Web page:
Managing Family Troubles During Wedding Planning

Niki Marie Photography

Weddings are naturally emotional events, even before factoring in complicated family dynamics. With so much on the line, an overbearing parent or feuding relatives can turn an already high-pressure day into a nightmare. 

“As much as a wedding day is about the couple, there are other key players involved throughout the day — people that are involved enough that their feelings and reactions will impact how a couple experiences their day,” confirms Halie Child of By Halie.

Fortunately, that’s where your vendor team can step in and ease the tension!

“Don’t hold back on any family issues, and inform us about people who could potentially cause stress on the wedding day or during the planning process,” encourages Cathy O’Connell of COJ Events. “Our job is to help manage potential conflict before it happens; we can only know that if we have full knowledge of the situation.”

If you’re struggling to navigate family drama amidst the busyness of wedding planning, here are a few strategies to mitigate the pressure.

Plan seating accordingly.

While your guests may attend your wedding to celebrate your nuptials, you can’t control what happens between people seated near each other. 

To avoid extra drama, prepare a seating chart for guests to follow as suggested by Peter Mitsaelides of Brooklake Country Club and Events. “Assigned seating is very important,” he notes. “The goal is to keep feuding family members separated and surrounded by neutral guests.”

Betsy Scott of Hudson Valley Weddings at the Hill agrees, adding that creative solutions can eliminate potential trouble. “360-degree ceremony seating is a great alternative to the ‘who sits in the first row’ dilemma,” she assures.

Work with your partner to determine the best seating arrangement for both sides of the family, keeping guests seated with those you know they’ll enjoy. 

Kelly Hornberger Photography

Lean on your support network for help.

When you’re in the throes of wedding planning, it’s easy to feel like you’re going through it alone. But you’re not! There are plenty of people ready to help — all you have to do is look around and ask.

“Complicated family dynamics should be communicated to the key players on a wedding day, the planner, the DJ, and definitely the photographer,” states Caroline Robert of Caroline’s Collective.

Your vendor team is full of wedding experts, so rest assured that they’ve navigated difficult family situations in the past. Confiding in them will only serve you well!

“By being up-front about family dynamics, you build trust with your vendors and show that you are committed to open communication,” says Jacqueline Vizcaino of Tinted Events. “In the end, whether or not you choose to share family drama with vendors is a personal decision. But if you do decide to share, do so respectfully and professionally.”

If you’re wary about sharing sensitive family dynamics with vendors, Mitsaelides encourages looking to other loved ones for support. “Ask trusted aunts, uncles, and cousins to keep an eye on difficult parents,” he suggests. “Make sure these relatives know their role is to deflect and keep it positive – not serve as a sounding board for grievances and gossip.”

Jessica K Feiden Photography

Keep family members busy.

It’s hard to think about past wrongs and differing opinions when there’s plenty to keep them busy! During the planning process, Nora Sheils of Rock Paper Coin and Bridal Bliss recommends assigning projects to busybody family members.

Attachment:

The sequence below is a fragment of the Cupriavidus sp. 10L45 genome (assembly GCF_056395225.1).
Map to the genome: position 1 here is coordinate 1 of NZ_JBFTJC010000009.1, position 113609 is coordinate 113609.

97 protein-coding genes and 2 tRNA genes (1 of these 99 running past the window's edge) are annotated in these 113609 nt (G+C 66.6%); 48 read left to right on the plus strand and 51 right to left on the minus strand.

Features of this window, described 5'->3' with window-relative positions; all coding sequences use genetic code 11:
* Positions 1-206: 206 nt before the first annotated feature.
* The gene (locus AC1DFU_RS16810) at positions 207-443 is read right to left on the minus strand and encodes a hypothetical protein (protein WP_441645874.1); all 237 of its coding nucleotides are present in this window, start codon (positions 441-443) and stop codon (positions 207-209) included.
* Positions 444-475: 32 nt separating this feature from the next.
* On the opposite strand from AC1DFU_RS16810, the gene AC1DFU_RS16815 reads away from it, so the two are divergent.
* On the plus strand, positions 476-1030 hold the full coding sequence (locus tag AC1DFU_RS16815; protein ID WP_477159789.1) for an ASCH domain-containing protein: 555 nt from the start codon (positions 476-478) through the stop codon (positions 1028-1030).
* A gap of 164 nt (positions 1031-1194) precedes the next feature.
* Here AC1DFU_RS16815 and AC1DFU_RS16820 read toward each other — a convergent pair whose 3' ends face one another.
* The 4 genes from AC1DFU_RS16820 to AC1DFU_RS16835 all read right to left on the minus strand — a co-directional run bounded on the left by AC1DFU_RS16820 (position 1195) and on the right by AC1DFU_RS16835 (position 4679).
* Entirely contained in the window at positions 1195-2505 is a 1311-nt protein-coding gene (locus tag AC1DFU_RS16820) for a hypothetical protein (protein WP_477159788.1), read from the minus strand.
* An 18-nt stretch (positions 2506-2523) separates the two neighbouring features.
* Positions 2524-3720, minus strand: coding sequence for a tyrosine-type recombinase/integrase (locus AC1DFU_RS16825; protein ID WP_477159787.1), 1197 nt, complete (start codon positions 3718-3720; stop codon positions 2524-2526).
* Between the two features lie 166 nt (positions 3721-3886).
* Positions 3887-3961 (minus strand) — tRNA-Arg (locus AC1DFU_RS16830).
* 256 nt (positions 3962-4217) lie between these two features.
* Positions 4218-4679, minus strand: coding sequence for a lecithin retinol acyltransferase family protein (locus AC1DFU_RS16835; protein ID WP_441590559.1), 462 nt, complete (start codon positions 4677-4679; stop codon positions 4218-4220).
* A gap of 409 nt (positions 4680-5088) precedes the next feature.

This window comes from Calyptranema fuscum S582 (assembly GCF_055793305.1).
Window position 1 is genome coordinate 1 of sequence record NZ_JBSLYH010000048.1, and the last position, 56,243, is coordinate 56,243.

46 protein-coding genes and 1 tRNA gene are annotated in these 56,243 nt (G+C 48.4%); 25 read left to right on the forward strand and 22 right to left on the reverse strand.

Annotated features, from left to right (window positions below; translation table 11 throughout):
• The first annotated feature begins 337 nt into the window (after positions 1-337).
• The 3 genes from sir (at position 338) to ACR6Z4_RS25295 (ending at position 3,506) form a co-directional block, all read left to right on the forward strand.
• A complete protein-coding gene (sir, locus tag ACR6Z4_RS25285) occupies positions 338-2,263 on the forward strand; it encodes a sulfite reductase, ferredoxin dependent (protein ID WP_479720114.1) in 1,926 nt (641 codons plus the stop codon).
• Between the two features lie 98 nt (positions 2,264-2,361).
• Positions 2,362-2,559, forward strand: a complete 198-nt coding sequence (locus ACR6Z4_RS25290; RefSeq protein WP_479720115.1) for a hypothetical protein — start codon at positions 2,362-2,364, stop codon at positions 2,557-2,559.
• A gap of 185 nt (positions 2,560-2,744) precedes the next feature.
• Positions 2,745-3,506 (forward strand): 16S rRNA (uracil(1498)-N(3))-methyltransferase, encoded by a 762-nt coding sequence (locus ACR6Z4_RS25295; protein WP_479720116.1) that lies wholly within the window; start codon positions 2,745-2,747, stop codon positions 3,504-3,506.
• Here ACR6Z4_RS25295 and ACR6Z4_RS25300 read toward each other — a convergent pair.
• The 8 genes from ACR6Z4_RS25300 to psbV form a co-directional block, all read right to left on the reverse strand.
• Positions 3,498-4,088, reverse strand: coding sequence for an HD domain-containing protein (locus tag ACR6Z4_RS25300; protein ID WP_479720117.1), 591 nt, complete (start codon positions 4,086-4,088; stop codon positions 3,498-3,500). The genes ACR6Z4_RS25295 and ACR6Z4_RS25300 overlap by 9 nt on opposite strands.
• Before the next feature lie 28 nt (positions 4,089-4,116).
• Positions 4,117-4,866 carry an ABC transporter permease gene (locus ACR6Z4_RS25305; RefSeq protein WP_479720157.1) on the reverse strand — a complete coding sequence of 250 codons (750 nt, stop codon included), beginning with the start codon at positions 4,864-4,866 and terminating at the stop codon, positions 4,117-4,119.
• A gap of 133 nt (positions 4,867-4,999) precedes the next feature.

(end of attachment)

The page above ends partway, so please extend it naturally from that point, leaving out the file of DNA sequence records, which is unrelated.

“The best way to keep overly involved family members off a couple’s back is to give them ownership of a project,” she affirms. “So whether it is a shower, welcome bags, or ordering lunch for the wedding party, give your challenging friend or family member a job, don’t micromanage, and reap the benefits of a little more peace!”

As for the wedding day, Steven Feinberg of Bunn DJ Company – San Diego recommends tapping in your DJ for help. “DJs want to keep it fun,” he assures. “The shoe game is a great way to elevate everyone’s mood. A photo booth will also keep guests engaged and provide some laughs. What you don’t want is people stewing in their seats.”

Prepare to compromise—within reason.

Some things aren’t worth the fight, so most couples expect to make a few concessions for their family. Pick your battles and take smaller lumps to avoid feeling pressured into sacrificing your must-haves. 

Monika Kreinberg of Furever Us – Wedding Pet Care reveals that furry friends can often cause tension, noting, “On some occasions, there are differences in opinion regarding including your four-legged family member at the wedding. Compromises have to be made, and the couple often loses out on having their furbaby be there on the big day.”

“Dogs at weddings have a magical effect on family members, other guests, and even vendors,” Kreinberg adds. “Their carefree spirit allows most people to relax in their presence, especially the wedding couple.” So if your pup is a must-have guest, consider where you can compromise in other areas!

While you might think your family is hard to handle, The Soulful Wedding’s Maureen Cotton assures that “‘unconventional’ families are the norm! In fact, when there’s a wedding and all the parents are still alive, married, and in a good relationship, that’s unusual, and we vendors always comment on it.”

Know that you’re not alone and that, with the help of your wedding vendor team, you’ll be well equipped to snuff out any hint of drama!

Julia Wade Photography

Meghan Ely is the owner of wedding PR and wedding marketing firm OFD Consulting. Ely is a sought-after speaker, adjunct professor in the field of public relations, and a self-professed royal wedding enthusiast.

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